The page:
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Started by Bobby Campbell, July 09, 2013, 03:26:17 AM

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Bobby Campbell

Quote from: Doktor Howl on August 10, 2020, 03:38:40 PM
Try that kinda thing now, they'd tazer you for your own good.

Very probably! Though generally adults loved me because I was so low maintenance as to be basically invisible  :fnord:

Quote from: Doktor Howl on August 10, 2020, 03:38:40 PM
I was born in a house with the television always on
Guess I grew up too fast
And I forgot my name


TV party tonight
TV party tonight
TV party tonight
TV party tonight!

Black Flag, TV Party

Rushkoff makes, or at least made, much of the remote control as a paradigm shifting media deconstruction tool. No longer was the viewer a captive audience, caught in the trap of television programming's de facto tension, they could now actively and instantly escape the grip of any narrative with the press of a button. A genie, I'd imagine, the persuasion industry has been trying to stuff back into its bottle ever since.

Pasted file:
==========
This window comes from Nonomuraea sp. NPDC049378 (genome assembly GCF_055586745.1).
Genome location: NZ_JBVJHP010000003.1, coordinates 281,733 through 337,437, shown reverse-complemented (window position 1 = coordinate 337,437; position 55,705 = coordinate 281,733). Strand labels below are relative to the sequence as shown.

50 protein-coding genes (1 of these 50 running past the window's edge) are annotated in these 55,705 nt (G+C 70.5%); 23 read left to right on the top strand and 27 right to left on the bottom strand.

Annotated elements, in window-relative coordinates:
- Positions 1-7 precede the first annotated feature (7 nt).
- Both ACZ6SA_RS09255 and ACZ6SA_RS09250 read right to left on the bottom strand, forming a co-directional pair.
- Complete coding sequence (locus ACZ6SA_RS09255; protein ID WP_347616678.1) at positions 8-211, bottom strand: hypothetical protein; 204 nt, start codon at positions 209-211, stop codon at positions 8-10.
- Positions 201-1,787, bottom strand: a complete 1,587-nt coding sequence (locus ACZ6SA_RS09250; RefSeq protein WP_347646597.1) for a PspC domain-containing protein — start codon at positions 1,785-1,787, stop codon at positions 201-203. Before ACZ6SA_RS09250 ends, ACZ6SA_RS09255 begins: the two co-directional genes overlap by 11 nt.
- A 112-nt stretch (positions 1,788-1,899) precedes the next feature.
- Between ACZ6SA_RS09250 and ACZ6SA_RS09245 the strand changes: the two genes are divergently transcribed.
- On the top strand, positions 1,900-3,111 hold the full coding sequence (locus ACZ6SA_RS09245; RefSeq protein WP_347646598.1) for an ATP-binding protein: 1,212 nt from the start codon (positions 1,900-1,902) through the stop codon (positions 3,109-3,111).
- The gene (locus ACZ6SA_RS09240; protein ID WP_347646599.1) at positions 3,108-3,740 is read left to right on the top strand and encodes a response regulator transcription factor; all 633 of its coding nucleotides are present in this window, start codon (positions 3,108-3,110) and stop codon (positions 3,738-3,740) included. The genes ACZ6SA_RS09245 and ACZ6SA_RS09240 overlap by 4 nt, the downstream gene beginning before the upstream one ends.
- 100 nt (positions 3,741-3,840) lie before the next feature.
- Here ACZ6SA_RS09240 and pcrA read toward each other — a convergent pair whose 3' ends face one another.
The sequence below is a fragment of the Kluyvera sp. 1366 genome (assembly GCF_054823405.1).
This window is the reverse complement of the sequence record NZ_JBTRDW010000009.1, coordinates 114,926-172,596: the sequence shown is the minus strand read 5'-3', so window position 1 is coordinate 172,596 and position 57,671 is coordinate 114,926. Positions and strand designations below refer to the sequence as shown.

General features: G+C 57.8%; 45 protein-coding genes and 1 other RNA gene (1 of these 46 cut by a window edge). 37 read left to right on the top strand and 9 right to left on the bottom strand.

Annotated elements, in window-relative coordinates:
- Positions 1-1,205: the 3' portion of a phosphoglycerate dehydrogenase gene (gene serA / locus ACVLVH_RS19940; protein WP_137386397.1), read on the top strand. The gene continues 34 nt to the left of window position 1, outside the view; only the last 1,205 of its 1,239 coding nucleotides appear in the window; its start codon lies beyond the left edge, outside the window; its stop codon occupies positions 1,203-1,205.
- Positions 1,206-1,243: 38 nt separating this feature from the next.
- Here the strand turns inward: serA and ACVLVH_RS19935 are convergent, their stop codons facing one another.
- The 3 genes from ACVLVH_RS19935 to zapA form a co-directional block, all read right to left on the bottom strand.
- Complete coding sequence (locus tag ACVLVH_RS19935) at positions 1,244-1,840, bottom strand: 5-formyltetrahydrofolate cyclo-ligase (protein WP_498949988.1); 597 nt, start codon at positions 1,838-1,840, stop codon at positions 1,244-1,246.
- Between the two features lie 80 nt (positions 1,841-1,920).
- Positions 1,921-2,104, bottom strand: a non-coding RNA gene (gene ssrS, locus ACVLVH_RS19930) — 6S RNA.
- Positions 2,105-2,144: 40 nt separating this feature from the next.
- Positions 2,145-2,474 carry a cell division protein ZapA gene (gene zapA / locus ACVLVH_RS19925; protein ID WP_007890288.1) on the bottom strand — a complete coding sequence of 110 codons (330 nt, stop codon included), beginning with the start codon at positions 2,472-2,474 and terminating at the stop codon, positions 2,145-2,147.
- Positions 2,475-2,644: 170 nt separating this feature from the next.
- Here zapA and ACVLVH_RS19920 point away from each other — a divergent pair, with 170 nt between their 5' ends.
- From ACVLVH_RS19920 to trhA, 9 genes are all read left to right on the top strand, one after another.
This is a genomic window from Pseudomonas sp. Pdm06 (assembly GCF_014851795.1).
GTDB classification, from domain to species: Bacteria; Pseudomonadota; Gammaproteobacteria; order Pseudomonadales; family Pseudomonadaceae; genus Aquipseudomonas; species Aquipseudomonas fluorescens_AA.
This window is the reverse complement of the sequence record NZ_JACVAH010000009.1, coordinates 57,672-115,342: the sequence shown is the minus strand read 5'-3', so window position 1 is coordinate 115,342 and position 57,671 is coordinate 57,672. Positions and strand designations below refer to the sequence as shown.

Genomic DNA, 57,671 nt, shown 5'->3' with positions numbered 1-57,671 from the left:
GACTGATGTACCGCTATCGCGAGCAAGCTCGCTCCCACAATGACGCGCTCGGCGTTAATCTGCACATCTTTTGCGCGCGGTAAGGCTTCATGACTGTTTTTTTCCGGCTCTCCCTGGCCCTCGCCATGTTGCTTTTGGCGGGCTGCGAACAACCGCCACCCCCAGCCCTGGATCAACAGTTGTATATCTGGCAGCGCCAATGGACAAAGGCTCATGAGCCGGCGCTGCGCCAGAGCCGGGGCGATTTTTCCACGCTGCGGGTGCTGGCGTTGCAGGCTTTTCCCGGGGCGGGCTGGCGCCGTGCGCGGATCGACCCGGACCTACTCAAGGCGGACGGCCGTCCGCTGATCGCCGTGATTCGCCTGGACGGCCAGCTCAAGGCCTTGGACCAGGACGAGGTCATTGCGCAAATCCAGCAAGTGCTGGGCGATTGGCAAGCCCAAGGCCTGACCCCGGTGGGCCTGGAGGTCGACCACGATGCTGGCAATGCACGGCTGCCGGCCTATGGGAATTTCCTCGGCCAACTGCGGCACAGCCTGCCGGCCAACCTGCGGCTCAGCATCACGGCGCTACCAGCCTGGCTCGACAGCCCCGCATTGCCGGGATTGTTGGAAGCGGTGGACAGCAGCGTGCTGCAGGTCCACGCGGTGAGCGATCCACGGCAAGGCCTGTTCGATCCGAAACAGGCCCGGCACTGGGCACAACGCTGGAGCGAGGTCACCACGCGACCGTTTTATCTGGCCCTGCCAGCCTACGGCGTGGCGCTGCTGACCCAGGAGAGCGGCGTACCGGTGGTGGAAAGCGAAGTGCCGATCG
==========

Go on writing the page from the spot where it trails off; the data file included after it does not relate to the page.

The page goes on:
This innovation wouldn't have changed my life very much if it hadn't come bundled along with the tremendous multiplication of channels brought along with our cable subscription. Flipping between the half dozen or so terrestrial channels we could tune in wouldn't have been very much fun, but 60 channels? A veritable ocean of content? The surf was indeed very much up!

Channel surfing, it seems to me, is something of a lost art. Most of the 21st century digital cable boxes I've encountered come with a slight lag time between changing channels, a buffering void that disrupts the flow of information just enough to prevent joy riding through the mediasphere.

BACK IN MY DAY the channels changed instantly. In a matter of minutes you could taste test everything that was on TV at any given moment. It got to the point that I'd almost never watch one thing at a time, but would rather spread my attention across 3 or 4 different channels, a glistening array of fragments, all the while deftly dodging any and all commercials. Hence, probably, the current configuration of the interface.

Watching cable TV now appears to me as a joyless slog through a labyrinth of resource extracting stratagems, and I've barely dipped a toe in those waters for the past 20 years, but heck, we'll always be family  :fnord: :fnord: :fnord:

Bobby Campbell

One of the first and best hints of things to come came by way of a secret contraption colloquially known as a "black box."